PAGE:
The combination of a fluorescence imaging agent and a multispectral fluorescence camera has enabled image-guided excision of extremely small tumors as part of a clinical trial designed to evaluate new technologies for ovarian cancer surgery. In the trial, surgeons using the method were able to see clusters of cancer cells as small as 0.10 mm. The surgeons reported finding an average of 34 tumor deposits using the new method, compared with an average of seven tumor deposits using visual and tactile detection—the current standard method, which is able to detect an average minimal cluster size of 3 mm in diameter, according to Philip Low, Ralph C. Corely Distinguished Professor of Chemistry at Purdue University (West Lafayette, IN) who developed the technology.1
The newly developed imaging agent attaches to a modified form of the vitamin folic acid, which in turn seeks out and attaches to ovarian cancer cells. Patients are injected with the combination two hours prior to surgery and a multispectral fluorescence camera then illuminates the cancer cells and displays their location on a flat-screen monitor next to the patient during surgery. According to Prof. Gooitzen van Dam of the University of Groningen (The Netherlands), where the surgeries took place, the approach fits in well with open and laparoscopic surgery, which is the direction most surgeries are headed in the future.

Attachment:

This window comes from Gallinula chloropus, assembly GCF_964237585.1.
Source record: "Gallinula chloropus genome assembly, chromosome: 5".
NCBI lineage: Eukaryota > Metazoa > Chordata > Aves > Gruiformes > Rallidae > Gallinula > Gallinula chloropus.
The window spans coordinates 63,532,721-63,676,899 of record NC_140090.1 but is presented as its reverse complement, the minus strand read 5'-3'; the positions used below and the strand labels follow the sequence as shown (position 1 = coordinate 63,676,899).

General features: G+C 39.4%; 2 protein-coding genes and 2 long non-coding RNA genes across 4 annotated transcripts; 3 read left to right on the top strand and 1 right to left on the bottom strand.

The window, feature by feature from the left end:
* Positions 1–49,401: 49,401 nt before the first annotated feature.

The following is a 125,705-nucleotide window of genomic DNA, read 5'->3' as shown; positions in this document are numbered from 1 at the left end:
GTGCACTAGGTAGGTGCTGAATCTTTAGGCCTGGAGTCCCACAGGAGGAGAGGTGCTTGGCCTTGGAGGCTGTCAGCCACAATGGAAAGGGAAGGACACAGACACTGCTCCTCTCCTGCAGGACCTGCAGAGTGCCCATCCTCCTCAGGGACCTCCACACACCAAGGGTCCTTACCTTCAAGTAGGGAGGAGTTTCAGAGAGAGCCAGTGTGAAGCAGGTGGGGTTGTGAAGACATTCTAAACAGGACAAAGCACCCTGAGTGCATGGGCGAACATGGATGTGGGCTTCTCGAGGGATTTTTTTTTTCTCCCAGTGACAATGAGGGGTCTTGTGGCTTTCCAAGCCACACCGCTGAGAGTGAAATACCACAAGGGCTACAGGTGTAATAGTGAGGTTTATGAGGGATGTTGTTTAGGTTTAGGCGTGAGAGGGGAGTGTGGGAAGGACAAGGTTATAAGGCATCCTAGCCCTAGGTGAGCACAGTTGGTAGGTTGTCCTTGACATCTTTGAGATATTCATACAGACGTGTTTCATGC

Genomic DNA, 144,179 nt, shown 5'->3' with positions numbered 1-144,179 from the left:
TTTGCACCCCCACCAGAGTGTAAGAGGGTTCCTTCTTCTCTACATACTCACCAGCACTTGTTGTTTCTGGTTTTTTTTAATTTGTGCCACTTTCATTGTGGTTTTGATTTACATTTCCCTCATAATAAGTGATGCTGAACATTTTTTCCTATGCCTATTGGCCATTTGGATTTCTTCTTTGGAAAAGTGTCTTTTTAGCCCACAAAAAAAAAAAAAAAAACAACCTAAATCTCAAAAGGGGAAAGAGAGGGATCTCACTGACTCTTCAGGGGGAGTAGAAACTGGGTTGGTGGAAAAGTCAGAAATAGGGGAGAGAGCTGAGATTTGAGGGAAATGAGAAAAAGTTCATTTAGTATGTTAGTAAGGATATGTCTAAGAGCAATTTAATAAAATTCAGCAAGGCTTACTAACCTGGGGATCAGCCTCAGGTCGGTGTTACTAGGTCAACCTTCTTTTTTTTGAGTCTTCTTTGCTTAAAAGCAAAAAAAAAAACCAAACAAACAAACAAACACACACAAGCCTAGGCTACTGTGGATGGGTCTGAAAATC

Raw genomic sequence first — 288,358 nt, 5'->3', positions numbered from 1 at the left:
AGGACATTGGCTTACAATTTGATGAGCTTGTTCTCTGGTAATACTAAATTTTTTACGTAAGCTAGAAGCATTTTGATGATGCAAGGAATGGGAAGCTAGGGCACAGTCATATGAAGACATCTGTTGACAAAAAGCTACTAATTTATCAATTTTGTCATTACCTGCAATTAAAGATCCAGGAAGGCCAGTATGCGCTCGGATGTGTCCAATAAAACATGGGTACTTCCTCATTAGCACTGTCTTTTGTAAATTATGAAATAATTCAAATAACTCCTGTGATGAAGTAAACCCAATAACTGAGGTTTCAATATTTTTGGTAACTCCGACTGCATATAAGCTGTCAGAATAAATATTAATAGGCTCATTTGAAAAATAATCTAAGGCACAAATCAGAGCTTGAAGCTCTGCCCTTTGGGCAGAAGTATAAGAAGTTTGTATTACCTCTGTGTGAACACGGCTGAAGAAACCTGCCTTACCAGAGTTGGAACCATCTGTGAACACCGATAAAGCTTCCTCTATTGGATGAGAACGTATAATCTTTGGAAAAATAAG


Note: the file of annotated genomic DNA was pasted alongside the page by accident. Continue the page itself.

|A surgeon’s view of ovarian cancer cells with and without the tumor-targeted fluorescent imaging agent. (Image courtesy of Gooitzen van Dam)|
The technology is based on Low’s discovery that folic acid (folate) can be used to introduce an agent or drug into a cancer cell, as ovarian cancer has an extraordinarily high folate receptor expression rate, 85%. In fact, most ovarian cancer cells require large amounts of folate to grow and divide; receptors on the cell’s surface attract and facilitate absorption of the vitamin and whatever is linked to it. Not all cancer cells express the folate receptor, however; a simple test can determine whether the method will work for a specific patient.
The current agent uses a green dye that is approved for use in patients, but cannot easily be seen when present deep in tissue. Low plans to develop a red fluorescent probe whose wavelength will enable visualization through the skin and deep into the body. He is also investigating molecules that could be used to carry attached probes or drugs to forms of cancer that do not have folate receptors. The current research was funded by Endocyte Inc. and the University Medical Center of Groningen.
1. G.M. van Dam, Nat. Med. 17, 1315–1319 (2011).